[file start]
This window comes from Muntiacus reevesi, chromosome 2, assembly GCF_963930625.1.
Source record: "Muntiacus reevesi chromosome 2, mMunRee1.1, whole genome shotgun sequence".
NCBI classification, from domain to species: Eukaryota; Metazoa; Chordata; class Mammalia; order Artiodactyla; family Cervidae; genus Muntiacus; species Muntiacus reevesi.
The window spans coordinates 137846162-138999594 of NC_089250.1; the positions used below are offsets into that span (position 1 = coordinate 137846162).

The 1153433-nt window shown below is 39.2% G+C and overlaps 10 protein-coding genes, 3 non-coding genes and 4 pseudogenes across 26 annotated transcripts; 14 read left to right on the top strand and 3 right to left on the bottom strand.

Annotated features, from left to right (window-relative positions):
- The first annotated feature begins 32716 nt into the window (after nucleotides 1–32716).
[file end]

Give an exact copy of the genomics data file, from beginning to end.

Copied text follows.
This window comes from Muntiacus reevesi, chromosome 2, assembly GCF_963930625.1.
Source record: "Muntiacus reevesi chromosome 2, mMunRee1.1, whole genome shotgun sequence".
NCBI classification, from domain to species: Eukaryota; Metazoa; Chordata; class Mammalia; order Artiodactyla; family Cervidae; genus Muntiacus; species Muntiacus reevesi.
The window spans coordinates 137846162-138999594 of NC_089250.1; the positions used below are offsets into that span (position 1 = coordinate 137846162).

The 1153433-nt window shown below is 39.2% G+C and overlaps 10 protein-coding genes, 3 non-coding genes and 4 pseudogenes across 26 annotated transcripts; 14 read left to right on the top strand and 3 right to left on the bottom strand.

Annotated features, from left to right (window-relative positions):
- The first annotated feature begins 32716 nt into the window (after nucleotides 1–32716).